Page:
ARTS RESEARCH IN THE NEWS

Gay couples feel pressure to marry and conform

CBC News Wed Jan 27 2016

UBC research shows that people in same-sex common-law relationships are feeling the pressure to marry, reports CBC News.

The researchers looked at whether having been given the right to marry in 2005 affected the way same-sex couples see their relationship.

“It was surprising how prominent marriage became in participants’ lives,” said co-author Katherine Lyon.

Similar stories appeared in Vancouver 24 Hours and Vancity Buzz.

Liberals criticized for not reviewing foreign takeovers

The Globe and Mail Wed Jan 27 2016 By: Steven Chase

UBC political science professor Michael Byers was quoted in a Globe and Mail article on the security concerns raised by two recent significant corporate takeovers by American companies.

Commenting on the sales, Byers said: “Com Dev builds parts for Canadian military satellites. Allstream carries government telecommunication traffic. Either [the Liberals] are consciously choosing not to have a rigorous assessment, in which case they are being pretty cavalier about Canadian national security, or they got caught unprepared, poorly advised and not yet in position to make good decisions.”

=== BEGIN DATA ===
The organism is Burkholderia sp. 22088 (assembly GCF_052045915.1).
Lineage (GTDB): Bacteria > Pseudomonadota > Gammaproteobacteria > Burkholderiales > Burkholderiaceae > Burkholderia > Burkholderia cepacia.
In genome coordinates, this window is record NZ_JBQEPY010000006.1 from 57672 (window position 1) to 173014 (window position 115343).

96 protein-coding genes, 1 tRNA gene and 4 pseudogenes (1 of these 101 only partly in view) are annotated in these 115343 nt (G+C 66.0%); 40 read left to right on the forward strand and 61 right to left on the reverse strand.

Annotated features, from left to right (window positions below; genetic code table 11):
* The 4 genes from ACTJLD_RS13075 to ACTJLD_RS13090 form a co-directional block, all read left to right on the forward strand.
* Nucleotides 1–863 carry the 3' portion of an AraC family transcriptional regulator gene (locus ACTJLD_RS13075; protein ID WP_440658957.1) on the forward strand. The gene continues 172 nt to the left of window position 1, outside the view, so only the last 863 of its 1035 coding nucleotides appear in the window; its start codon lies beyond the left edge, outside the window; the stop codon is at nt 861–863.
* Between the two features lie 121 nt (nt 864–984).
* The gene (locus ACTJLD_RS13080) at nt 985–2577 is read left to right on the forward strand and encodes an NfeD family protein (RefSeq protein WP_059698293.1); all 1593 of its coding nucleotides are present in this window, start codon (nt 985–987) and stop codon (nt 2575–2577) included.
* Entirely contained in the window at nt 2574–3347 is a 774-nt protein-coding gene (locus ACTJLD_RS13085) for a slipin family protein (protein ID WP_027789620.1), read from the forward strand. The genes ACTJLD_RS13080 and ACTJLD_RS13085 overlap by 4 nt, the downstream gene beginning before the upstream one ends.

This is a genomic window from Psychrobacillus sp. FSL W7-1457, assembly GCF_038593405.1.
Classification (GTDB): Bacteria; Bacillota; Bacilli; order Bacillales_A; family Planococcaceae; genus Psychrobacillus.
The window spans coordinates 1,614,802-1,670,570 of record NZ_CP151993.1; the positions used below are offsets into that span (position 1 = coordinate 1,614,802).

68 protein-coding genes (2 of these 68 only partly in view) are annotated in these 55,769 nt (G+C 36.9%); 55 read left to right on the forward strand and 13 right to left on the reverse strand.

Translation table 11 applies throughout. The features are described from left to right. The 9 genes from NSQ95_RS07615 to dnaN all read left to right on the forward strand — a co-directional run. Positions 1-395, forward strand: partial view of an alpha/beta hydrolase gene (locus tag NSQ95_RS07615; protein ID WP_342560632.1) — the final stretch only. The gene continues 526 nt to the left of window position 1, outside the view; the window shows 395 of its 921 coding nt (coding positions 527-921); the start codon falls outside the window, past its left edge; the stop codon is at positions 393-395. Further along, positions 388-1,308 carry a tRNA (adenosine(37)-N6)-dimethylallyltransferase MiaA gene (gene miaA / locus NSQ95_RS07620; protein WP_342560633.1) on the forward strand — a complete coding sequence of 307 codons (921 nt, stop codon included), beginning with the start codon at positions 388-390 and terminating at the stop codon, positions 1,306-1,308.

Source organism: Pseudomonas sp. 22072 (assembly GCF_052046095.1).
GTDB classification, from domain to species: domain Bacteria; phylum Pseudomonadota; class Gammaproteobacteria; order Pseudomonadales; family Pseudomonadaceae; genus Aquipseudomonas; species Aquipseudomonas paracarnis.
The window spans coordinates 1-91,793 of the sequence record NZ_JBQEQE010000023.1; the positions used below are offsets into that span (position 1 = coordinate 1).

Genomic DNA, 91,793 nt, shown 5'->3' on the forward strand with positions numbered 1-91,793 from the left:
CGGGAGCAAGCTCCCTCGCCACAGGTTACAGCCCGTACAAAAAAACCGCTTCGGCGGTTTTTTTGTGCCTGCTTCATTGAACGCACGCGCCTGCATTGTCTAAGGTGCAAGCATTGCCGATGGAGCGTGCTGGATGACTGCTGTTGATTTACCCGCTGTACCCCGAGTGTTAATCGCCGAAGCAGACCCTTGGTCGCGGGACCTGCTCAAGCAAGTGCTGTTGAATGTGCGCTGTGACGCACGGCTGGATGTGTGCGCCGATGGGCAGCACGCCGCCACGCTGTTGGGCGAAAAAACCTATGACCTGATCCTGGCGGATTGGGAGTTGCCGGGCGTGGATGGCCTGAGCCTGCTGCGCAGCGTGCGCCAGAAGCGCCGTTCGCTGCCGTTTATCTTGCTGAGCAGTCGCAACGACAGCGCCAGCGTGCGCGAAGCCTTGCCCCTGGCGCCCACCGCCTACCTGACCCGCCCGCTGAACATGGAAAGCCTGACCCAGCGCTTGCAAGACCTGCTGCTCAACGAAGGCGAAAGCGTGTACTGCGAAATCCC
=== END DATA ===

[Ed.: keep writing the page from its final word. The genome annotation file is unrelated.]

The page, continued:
National Energy Board doing ‘inadequate’ job of tracking

Financial Post Tue Jan 26 2016 By: Geoffrey Morgan

Federal environment commissioner Julie Gelfand has criticized the National Energy Board (NEB) for failing to track whether pipeline companies meet conditions for project approvals, the Financial Post reported Tuesday.

The article quoted UBC political science professor Kathryn Harrison, who said the pipeline and NEB debates are highlighting regional divisions on energy issues.

“There’s now much more controversy concerning pipelines, and the concerns about the pipelines have led people to look more closely than they had previously at the NEB process,” said Harrison.

The Vancouver Sun also ran the story.

Trudeau’s pledge to keep debt declining at risk